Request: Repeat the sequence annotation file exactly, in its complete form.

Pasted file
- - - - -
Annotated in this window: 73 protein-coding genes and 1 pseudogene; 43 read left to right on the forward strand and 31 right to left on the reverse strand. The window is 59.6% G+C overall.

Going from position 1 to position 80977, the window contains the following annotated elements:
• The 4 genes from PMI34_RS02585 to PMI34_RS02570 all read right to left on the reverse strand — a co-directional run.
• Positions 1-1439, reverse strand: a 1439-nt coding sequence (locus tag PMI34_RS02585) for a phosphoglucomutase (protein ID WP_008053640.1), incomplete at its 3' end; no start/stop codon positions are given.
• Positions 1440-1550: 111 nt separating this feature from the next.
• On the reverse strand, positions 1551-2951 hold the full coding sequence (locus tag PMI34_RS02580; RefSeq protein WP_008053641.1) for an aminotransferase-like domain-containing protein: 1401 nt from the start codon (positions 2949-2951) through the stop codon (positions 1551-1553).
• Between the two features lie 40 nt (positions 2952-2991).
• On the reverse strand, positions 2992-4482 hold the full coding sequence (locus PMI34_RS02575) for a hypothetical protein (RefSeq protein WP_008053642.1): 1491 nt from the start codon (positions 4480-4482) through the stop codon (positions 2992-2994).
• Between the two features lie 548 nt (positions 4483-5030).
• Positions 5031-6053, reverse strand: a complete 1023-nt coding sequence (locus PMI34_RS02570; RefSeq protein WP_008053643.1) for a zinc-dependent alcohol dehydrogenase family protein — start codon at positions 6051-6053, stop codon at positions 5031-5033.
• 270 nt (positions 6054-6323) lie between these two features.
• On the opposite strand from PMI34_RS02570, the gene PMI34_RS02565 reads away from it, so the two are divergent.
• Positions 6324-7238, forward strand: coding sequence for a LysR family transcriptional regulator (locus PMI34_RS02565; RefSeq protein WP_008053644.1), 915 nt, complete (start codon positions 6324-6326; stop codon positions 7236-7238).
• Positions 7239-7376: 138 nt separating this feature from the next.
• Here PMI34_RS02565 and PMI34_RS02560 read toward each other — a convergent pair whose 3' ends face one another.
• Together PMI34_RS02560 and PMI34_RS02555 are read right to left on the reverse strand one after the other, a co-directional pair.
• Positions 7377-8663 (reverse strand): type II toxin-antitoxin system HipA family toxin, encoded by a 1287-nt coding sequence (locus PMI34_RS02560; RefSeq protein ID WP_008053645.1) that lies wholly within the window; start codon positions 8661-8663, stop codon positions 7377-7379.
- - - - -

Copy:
Annotated in this window: 73 protein-coding genes and 1 pseudogene; 43 read left to right on the forward strand and 31 right to left on the reverse strand. The window is 59.6% G+C overall.

Going from position 1 to position 80977, the window contains the following annotated elements:
• The 4 genes from PMI34_RS02585 to PMI34_RS02570 all read right to left on the reverse strand — a co-directional run.
• Positions 1-1439, reverse strand: a 1439-nt coding sequence (locus tag PMI34_RS02585) for a phosphoglucomutase (protein ID WP_008053640.1), incomplete at its 3' end; no start/stop codon positions are given.
• Positions 1440-1550: 111 nt separating this feature from the next.
• On the reverse strand, positions 1551-2951 hold the full coding sequence (locus tag PMI34_RS02580; RefSeq protein WP_008053641.1) for an aminotransferase-like domain-containing protein: 1401 nt from the start codon (positions 2949-2951) through the stop codon (positions 1551-1553).
• Between the two features lie 40 nt (positions 2952-2991).
• On the reverse strand, positions 2992-4482 hold the full coding sequence (locus PMI34_RS02575) for a hypothetical protein (RefSeq protein WP_008053642.1): 1491 nt from the start codon (positions 4480-4482) through the stop codon (positions 2992-2994).
• Between the two features lie 548 nt (positions 4483-5030).
• Positions 5031-6053, reverse strand: a complete 1023-nt coding sequence (locus PMI34_RS02570; RefSeq protein WP_008053643.1) for a zinc-dependent alcohol dehydrogenase family protein — start codon at positions 6051-6053, stop codon at positions 5031-5033.
• 270 nt (positions 6054-6323) lie between these two features.
• On the opposite strand from PMI34_RS02570, the gene PMI34_RS02565 reads away from it, so the two are divergent.
• Positions 6324-7238, forward strand: coding sequence for a LysR family transcriptional regulator (locus PMI34_RS02565; RefSeq protein WP_008053644.1), 915 nt, complete (start codon positions 6324-6326; stop codon positions 7236-7238).
• Positions 7239-7376: 138 nt separating this feature from the next.
• Here PMI34_RS02565 and PMI34_RS02560 read toward each other — a convergent pair whose 3' ends face one another.
• Together PMI34_RS02560 and PMI34_RS02555 are read right to left on the reverse strand one after the other, a co-directional pair.
• Positions 7377-8663 (reverse strand): type II toxin-antitoxin system HipA family toxin, encoded by a 1287-nt coding sequence (locus PMI34_RS02560; RefSeq protein ID WP_008053645.1) that lies wholly within the window; start codon positions 8661-8663, stop codon positions 7377-7379.